Hexactinellid sponges are known for their ability to synthesize unusually long and highly flexible fibrous spicules, which serve as the building blocks of their skeletal systems. These spicules consist of a central core of monolithic hydrated silica, surrounded by alternating layers of hydrated silica and organic material. Following loading, fracture of this laminated structure involves cracking of the constituent silica and crack deflection through the intervening thin organic layers, leading to a distinctive stair step-like fracture pattern (upper image).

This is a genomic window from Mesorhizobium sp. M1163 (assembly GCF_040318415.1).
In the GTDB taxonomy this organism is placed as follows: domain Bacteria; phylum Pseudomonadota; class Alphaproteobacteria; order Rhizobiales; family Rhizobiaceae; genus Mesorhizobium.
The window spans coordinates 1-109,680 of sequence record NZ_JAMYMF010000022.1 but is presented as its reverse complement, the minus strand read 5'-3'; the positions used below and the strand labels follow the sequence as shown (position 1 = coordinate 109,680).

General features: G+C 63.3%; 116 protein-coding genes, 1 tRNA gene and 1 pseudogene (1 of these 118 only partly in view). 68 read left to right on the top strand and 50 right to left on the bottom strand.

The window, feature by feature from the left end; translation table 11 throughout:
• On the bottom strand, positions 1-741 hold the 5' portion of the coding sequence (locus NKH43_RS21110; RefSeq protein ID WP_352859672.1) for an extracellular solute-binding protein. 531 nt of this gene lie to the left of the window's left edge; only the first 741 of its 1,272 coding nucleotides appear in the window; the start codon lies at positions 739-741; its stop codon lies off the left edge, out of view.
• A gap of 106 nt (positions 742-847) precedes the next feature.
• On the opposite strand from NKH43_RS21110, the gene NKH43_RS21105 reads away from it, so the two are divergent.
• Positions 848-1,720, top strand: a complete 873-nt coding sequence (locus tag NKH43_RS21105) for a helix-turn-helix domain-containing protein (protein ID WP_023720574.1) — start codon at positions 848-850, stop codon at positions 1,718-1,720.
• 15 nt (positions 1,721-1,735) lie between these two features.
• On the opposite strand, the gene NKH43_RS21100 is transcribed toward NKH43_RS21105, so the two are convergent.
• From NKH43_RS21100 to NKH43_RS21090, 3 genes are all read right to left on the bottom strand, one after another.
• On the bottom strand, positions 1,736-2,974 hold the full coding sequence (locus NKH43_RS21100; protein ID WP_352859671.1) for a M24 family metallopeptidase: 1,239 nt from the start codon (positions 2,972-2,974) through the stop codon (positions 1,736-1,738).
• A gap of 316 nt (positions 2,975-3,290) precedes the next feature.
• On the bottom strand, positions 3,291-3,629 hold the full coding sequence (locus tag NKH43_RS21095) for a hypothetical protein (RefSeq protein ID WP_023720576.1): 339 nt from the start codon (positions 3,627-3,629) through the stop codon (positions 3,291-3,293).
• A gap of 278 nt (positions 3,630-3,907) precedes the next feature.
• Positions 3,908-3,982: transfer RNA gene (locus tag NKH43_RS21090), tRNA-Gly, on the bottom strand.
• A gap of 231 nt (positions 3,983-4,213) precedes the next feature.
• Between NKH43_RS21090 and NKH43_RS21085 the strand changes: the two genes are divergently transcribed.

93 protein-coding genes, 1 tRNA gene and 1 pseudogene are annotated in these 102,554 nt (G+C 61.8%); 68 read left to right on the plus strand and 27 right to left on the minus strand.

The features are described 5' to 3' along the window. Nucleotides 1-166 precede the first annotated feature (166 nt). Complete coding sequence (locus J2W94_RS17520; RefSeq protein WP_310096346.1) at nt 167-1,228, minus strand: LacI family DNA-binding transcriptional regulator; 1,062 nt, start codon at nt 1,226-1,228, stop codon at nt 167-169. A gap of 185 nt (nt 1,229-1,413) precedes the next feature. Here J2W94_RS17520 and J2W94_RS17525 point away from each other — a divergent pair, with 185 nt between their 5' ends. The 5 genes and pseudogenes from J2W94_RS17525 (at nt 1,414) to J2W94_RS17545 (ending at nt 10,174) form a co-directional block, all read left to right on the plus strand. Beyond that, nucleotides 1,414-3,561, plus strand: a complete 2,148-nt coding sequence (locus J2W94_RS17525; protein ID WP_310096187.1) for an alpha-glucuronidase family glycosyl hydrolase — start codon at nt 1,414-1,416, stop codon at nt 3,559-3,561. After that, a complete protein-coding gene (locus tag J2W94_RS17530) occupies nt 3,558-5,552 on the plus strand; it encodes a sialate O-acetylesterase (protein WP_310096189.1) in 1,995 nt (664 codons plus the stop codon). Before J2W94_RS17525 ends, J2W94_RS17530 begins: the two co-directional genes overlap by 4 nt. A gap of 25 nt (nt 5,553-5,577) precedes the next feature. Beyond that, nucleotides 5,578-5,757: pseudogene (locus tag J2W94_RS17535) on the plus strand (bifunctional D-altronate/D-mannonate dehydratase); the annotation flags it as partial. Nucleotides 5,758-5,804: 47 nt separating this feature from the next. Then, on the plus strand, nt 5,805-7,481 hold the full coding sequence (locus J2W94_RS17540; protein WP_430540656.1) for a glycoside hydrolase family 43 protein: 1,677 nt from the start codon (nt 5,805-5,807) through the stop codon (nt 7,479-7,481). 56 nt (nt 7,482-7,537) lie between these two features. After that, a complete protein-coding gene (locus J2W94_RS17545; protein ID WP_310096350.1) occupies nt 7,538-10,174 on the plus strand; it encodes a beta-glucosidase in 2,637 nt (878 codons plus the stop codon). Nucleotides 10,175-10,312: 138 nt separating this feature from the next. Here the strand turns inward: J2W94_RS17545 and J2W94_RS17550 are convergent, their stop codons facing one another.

Crack deflection mitigates the high stress concentration that would otherwise be present at the crack tip, resulting in high spicule strength and toughness. This design strategy thus prevents the structure from failing catastrophically as one would expect for a non-laminated glass rod. Architectural designs based on the lessons learned from these studies could ultimately result in the development of more cost effective and energy efficient buildings.